Evening Primrose, fever plant, scabbish, tree primrose, evening star, night willow-herb, King’s cure-all
Description: herbaceous biennial
Place of origin: North America
Urban habitat: grows best in dry, sandy or gravelly soil in full sun; common in neglected residential and commercial landscapes, vacant lots, minimally maintained parks, rubble dumps, small pavement openings and cracks, along chain-link fences, highway banks and median strips, railroad rights-of-way
Ecological function: disturbance-adapted colonizer of bare ground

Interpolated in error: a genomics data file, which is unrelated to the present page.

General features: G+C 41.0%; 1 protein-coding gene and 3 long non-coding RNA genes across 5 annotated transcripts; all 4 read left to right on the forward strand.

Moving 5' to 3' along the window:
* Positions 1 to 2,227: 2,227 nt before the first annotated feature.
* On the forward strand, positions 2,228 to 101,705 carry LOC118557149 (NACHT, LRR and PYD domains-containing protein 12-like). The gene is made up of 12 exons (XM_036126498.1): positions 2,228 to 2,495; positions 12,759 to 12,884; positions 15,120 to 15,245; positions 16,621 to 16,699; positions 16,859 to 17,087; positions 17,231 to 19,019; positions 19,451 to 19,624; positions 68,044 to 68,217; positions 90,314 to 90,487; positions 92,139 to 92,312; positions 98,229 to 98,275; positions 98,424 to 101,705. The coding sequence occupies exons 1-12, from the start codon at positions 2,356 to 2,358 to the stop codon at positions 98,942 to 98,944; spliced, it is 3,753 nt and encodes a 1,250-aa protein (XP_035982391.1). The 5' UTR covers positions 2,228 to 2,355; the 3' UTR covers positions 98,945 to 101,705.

History: Oenothera biennis is native to central and eastern North America, and was introduced into Europe soon after North America was colonized and has become fully naturalized there. It has a long history of medicinal use: it has been used in traditional herbal medicine to treat coughs, asthma, skin diseases, and premenstrual syndrome. Its oil has been taken internally for treatment of eczema, acne, rheumatoid arthritis and alcohol-related liver damage, and is believed to help reduce blood cholesterol levels and lower blood pressure. A tea made from its roots has been used for treatment of obesity and bowel pains. Recent research suggests that the oil is potentially useful for treatment of multiple sclerosis and hyperactivity. Its oil is currently used as an additive in skin preparations and cosmetics, often combined with vitamin E to prevent oxidation, and a ground powder made from its flowering stems is used cosmetically to counteract redness in skin. A yellow dye can be obtained from its flowers. It is edible: its boiled root is said to have a peppery taste and contains many nutrients. Its flowers can be used in salads as a garnish and its young seedpods are a good source of gamma-linolenic acid, an essential fatty acid.